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THE ART GALLERIES

Venice

August 29, 1986|COLIN GARDNER

Every summer, L.A. Louver gallery presents a two-part exhibition of American and European painting, drawing and sculpture that attempts to articulate a dialogue between form and content that transcends national boundaries as well as specific media. In an era where overt mannerism and stylistic pluralism have become ingrained dogma, however, such a broad thesis has become a self-fulfilling prophecy, leaving us with an uninsightful statement of the obvious.

Despite this flaccid curatorial premise, the shows do allow us to see gallery artists in a broader context, and often turn up rarely seen gems, exemplified in Part I of this year's survey by Australian-based painter, John Walker. Part II focuses more specifically on emerging British artists, as well as American painters outside the gallery's usual fold. The results are largely disappointing, indicating both a dearth of original ideas and a dangerous tendency towards formula academicism.

The British are particularly guilty of the latter. Charlotte Verity's "Glass, Shells" is a Morandi-like still life that boils down to a mere exercise in light and composition, while Therese Oulton's stickily impastoed swirl of kinetic pigment apes the animated "impressionism" of Turner's "Steamship in a Snowstorm." Similarly John Lessore's "The Ageing Process" depicts an anatomy class in such a washed-out, lifeless palette as to seem more concerned with burying art historical precedents than taking the genre into new territories.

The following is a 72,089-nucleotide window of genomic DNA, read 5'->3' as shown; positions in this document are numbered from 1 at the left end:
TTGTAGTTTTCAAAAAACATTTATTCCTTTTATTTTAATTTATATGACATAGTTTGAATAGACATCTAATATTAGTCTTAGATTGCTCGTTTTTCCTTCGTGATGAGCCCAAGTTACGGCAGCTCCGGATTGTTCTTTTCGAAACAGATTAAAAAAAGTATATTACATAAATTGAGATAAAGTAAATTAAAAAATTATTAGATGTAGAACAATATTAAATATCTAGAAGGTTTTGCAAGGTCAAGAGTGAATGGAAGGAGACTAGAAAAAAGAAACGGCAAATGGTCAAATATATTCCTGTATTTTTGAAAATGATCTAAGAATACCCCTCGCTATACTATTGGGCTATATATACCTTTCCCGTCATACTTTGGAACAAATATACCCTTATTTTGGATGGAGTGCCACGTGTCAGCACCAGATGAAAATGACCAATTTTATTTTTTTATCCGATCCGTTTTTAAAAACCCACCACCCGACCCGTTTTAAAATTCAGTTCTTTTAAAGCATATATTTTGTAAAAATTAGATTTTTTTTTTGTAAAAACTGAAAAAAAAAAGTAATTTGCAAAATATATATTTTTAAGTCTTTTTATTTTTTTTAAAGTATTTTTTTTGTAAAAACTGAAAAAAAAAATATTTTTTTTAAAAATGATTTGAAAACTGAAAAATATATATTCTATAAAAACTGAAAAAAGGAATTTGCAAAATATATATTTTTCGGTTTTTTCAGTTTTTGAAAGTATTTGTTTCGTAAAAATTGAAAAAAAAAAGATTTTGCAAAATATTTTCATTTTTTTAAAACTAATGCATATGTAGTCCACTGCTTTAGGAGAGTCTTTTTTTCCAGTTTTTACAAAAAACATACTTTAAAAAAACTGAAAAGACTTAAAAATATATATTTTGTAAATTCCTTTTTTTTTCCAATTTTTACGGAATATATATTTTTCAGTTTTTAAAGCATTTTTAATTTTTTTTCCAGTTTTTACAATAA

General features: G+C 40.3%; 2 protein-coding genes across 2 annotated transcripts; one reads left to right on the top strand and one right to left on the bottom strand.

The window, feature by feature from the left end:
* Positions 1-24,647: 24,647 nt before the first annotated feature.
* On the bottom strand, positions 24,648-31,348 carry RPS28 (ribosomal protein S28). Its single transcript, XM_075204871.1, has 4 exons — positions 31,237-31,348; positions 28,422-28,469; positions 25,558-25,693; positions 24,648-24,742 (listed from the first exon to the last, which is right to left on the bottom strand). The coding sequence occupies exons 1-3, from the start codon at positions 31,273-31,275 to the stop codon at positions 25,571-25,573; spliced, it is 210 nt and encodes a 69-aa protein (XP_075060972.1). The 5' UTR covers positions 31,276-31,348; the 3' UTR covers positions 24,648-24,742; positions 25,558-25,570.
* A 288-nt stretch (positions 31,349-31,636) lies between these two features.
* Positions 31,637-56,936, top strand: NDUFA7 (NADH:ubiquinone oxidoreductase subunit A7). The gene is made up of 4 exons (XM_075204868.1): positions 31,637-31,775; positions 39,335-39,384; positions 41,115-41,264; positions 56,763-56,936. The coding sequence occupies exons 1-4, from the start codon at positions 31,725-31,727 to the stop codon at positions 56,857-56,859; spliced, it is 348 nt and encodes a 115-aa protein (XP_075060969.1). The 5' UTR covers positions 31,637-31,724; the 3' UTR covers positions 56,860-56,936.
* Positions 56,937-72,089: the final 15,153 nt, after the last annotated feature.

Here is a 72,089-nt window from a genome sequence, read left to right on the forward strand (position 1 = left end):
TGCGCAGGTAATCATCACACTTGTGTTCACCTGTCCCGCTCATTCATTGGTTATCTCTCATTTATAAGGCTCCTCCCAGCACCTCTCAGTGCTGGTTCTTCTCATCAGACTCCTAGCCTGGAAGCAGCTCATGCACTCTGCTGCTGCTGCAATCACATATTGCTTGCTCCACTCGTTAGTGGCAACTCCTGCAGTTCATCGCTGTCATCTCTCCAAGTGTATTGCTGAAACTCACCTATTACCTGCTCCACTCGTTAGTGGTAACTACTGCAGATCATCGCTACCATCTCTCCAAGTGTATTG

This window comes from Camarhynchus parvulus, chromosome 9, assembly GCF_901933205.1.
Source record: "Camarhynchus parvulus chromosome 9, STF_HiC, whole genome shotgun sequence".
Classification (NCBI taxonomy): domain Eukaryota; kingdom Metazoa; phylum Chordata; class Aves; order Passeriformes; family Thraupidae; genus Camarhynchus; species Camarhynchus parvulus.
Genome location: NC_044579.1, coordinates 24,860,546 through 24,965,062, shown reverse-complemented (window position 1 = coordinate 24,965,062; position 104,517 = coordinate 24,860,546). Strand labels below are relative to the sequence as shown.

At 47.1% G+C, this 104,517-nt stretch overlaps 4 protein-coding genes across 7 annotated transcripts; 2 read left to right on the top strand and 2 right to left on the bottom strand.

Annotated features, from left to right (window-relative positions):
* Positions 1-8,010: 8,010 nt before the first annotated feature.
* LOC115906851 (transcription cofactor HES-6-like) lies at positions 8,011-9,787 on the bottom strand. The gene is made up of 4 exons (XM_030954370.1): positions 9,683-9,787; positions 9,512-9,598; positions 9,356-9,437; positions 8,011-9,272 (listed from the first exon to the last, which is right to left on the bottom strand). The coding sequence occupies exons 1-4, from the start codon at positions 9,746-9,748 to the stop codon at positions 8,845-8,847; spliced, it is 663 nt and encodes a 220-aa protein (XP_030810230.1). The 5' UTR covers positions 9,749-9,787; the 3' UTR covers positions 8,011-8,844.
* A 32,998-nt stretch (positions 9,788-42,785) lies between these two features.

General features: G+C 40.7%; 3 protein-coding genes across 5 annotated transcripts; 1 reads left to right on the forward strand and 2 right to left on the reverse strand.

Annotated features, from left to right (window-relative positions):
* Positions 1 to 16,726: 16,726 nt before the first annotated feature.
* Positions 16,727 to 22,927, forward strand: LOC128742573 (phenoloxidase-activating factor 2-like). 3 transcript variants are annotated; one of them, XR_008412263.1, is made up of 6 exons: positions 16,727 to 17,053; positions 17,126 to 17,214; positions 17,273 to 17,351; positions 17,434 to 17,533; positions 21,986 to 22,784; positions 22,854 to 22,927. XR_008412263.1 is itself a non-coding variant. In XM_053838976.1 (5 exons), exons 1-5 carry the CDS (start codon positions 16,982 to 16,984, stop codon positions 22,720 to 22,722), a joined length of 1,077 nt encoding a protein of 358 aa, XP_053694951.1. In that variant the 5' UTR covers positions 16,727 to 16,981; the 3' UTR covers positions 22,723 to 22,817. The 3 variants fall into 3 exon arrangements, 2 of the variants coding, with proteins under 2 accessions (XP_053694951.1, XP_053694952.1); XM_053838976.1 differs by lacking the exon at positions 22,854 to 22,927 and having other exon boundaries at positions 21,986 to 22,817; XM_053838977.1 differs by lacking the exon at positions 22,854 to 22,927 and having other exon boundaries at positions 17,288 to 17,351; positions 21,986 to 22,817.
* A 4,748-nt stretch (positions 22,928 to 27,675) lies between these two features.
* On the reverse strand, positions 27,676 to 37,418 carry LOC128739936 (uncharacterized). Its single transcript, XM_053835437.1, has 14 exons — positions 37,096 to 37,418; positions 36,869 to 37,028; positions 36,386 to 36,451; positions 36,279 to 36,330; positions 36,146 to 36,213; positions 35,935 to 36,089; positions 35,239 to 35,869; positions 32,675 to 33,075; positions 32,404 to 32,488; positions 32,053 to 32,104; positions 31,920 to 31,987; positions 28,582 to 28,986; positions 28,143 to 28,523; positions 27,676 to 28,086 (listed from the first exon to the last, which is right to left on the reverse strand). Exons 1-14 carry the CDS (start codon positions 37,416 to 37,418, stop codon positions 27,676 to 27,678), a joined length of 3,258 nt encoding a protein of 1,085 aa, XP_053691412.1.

Of the gallery artists, Texan James Surls is well represented with an ominous spiraling sculpture of leaves-cum-knife blades that deftly blurs the boundaries between folk traditions and modernism, while William T. Wiley, Peter Shelton and Peter Voulkos produce adequate pieces indicative of their usual concerns. Yet, when the smoke screen of "cross-pollination" and mindless quotation is cleared away, it is Ed Moses who makes the most lasting impression. His familiar plaid-like weave of diagonal grids, layered in a variety of processes, manages to juxtapose formal geometry with expressionistic gesture in a delicate balance of unmitigated flair and pure control. If only the rest of the work had shown the same facility and maturity of purpose. (L.A. Louver, 55 N. Venice Blvd., and 77 Market St., to Sept. 20)

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